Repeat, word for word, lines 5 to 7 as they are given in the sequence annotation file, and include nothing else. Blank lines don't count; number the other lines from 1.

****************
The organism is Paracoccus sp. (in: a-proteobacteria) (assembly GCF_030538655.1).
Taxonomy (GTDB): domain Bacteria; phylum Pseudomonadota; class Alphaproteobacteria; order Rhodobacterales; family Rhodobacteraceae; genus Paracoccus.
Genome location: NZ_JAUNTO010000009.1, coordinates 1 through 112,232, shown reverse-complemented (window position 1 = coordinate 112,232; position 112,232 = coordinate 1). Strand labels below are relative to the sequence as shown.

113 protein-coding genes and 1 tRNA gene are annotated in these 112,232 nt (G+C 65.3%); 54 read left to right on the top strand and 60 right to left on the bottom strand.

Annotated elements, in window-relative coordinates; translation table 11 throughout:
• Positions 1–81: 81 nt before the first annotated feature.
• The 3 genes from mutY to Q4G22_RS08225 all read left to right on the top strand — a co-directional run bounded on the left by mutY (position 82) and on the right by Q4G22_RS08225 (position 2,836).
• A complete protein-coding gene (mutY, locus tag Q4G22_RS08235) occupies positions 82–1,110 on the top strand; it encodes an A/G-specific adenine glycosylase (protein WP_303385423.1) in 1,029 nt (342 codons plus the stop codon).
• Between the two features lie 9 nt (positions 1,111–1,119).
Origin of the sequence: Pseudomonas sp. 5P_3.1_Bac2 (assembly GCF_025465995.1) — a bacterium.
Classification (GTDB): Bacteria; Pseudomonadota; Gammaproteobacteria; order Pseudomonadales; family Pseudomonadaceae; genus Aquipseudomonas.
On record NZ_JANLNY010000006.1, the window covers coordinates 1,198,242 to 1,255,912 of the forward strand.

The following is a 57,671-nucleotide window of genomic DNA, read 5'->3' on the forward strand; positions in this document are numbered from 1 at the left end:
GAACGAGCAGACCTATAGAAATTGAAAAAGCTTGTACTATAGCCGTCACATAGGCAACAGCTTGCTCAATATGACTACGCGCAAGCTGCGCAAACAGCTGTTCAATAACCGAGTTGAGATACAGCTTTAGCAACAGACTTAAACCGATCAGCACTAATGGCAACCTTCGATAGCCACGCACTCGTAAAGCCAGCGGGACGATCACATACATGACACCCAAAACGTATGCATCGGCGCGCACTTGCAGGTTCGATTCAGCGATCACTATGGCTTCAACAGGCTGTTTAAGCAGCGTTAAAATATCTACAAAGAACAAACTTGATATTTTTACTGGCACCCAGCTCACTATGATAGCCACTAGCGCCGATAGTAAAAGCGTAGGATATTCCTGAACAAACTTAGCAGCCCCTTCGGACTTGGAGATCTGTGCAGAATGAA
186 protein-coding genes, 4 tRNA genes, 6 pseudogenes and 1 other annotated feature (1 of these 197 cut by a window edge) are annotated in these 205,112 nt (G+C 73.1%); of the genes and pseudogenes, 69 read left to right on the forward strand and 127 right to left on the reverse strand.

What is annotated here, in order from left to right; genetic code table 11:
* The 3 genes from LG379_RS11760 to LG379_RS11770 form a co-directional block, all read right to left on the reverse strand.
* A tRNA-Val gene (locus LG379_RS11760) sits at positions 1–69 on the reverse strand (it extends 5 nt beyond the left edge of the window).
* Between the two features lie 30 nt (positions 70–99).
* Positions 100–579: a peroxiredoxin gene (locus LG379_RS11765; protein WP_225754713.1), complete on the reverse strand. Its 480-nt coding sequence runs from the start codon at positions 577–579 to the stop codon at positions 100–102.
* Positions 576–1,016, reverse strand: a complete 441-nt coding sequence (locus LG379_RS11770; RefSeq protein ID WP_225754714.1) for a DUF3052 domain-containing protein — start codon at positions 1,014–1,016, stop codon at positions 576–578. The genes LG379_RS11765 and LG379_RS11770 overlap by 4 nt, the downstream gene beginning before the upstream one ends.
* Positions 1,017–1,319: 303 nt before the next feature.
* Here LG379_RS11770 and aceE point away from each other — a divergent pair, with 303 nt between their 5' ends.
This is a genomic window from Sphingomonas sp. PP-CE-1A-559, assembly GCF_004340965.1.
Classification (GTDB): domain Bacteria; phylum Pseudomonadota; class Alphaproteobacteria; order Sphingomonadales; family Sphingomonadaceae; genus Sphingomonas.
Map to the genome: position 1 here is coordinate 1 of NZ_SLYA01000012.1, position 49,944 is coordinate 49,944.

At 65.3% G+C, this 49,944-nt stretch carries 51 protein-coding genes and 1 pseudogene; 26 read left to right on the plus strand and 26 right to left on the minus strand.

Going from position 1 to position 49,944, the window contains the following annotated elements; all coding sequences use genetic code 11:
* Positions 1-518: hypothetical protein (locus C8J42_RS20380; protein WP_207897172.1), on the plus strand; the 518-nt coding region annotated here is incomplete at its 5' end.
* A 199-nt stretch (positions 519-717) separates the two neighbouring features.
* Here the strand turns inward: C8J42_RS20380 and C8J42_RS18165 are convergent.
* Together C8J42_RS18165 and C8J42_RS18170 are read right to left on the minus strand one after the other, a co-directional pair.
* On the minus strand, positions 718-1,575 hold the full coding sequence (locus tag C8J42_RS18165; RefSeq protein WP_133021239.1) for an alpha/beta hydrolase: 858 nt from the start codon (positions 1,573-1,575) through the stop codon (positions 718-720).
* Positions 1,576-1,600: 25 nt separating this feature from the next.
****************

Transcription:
Annotated elements, in window-relative coordinates; translation table 11 throughout:
• Positions 1–81: 81 nt before the first annotated feature.
• The 3 genes from mutY to Q4G22_RS08225 all read left to right on the top strand — a co-directional run bounded on the left by mutY (position 82) and on the right by Q4G22_RS08225 (position 2,836).